February 21, 2014
How will the central district look in 30 years?
Since before the City Council passed the Central Issaquah Plan in late 2012, citizens have been wondering what the city will look like in 30 years.
“You’re standing in a great pedestrian area,” Issaquah Long Range Planner Trish Heinonen said, describing the average block according to the plan. “It will be very busy with walking people and people having lunch. And wherever you are standing, you can probably see a way to get to the green necklace.”
As a vision for how to cultivate a dense, urban space within the central area and redevelop the flat lots into sustainable, walkable parcels, the Central Issaquah Plan has remained vague beyond the expressed desire to create a vivid environment with a “green necklace” of parks and open spaces around the city and an interlaced connection of walkways and bike paths to reach them.
February 4, 2014
Annexing Klahanie would be much less palatable for Issaquah if a bill introduced by state Sen. Andy Hill (R-45) is approved.
Hill, who represents the northern half of Sammamish, introduced a bill Jan. 29, which would mean a drastic reduction to Issaquah’s expected revenue from an annexation.
Councilman Don Gerend said the Sammamish City Council did have a hand in bringing the bill to the Senate, and to Hill, chairman of the Senate’s budget-writing committee.
January 14, 2014
Annexing the Klahanie area would lead to many costs and benefits for Issaquah residents according to the city-commissioned Nesbitt Planning and Management study, but questions remain.
January 14, 2014
Ava Frisinger reflects on her 16 years as mayor
These days, Ava Frisinger, when not volunteering her time on various councils and boards, is spending a lot of catch-up time with her grandchildren. She won’t say which role is harder, being Issaquah’s longest-serving mayor or that of grandmother.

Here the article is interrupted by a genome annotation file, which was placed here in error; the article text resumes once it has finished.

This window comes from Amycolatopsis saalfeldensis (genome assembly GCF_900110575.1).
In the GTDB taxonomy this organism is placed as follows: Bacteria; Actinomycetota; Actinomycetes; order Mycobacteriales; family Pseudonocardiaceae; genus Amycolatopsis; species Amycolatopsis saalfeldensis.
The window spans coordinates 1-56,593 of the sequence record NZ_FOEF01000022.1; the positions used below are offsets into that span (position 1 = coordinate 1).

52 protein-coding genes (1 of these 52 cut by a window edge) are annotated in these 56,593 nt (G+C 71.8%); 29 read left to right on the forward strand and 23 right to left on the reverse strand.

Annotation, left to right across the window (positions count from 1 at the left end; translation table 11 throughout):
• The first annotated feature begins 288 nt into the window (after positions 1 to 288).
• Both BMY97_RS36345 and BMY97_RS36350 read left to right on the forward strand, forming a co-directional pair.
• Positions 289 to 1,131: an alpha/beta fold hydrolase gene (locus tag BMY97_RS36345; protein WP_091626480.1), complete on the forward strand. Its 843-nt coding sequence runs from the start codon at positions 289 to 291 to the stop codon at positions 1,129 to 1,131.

“But being a grandmother is a very satisfying job, rewarding as well,” Frisinger said. “It’s neat to watch kids grow, encourage them to do what it is that they want to do.”
December 31, 2013
Residents will vote again on unresolved issue
On Feb. 11, Klahanie-area voters will decide whether to join the city of Issaquah.
A yes vote would expand the population of the city by one-third its current size. This will be the second vote regarding annexation in the past seven years.
October 15, 2013
In quick order, the King County Boundary Review Board unanimously gave preliminary approval Oct. 10 to Issaquah’s annexation request for the Klahanie area.
Two long meetings were held last month where government representatives from Issaquah and Sammamish were joined by a slew of public opinion on the proposed annexation. The Boundary Review Board took the information given and returned with a decision for Klahanie voters to vote on whether Issaquah should include them in its borders.
“None of these are easy,” board member Robert Cook said as the board held informal discussion before a vote. “And a couple factors gave us some sleepless nights. The overriding fact is that the city of Issaquah is responding to a petition of residents that want to be a part of the city. They did what they were asked to do by the citizenry. They did what they are mandated to do by state law. There really aren’t any losers in this, because the citizens will vote on this and determine their own fate. It’s kind of a win-win.”
September 24, 2013
In a meeting that stretched over two nights, the King County Boundary Review Board watched a local tug of war over Issaquah’s intent to annex the Klahanie area.
The Boundary Review Board is responsible for guiding and controlling the growth of municipalities. The quasi-judicial body is empowered to make decisions on incorporations, annexations, mergers and more. It will decide whether to allow an annexation vote to Klahanie-area residents by its next regular meeting Oct. 10. On Sept. 18 and 19, it heard government and public testimony about Issaquah’s intent to annex the potential annexation area and more.
September 10, 2013
Now hiring! Local opportunities abound
Looking for a job? Issaquah has become the land of opportunity!
When the Growth Management Act was adopted by the state more than 20 years ago, one goal was to encourage job growth near homes, with the aim of cutting down on traffic and new roads.
This fall, Issaquah’s growth at Grand Ridge Plaza, as well as new businesses spurred by a rebounding economy, have led to numerous new job positions being created.
January 8, 2013
The growth blueprint approved by King County Council members Dec. 3 is meant to strengthen protections for open space and farmland, officials said after the council adopted the latest update to the King County Comprehensive Plan.
The document guides growth in unincorporated communities, including Preston, Four Creeks and other areas just outside Issaquah city limits.
January 8, 2013
The state Department of Ecology recently changed development rules to give local governments, including Issaquah and King County, more flexibility for small construction projects.
The rule change to the State Environmental Policy Act allows local governments more leeway to exempt minor construction projects from review under the law, such as small-scale residential housing developments, as well as certain agricultural, commercial office and school buildings.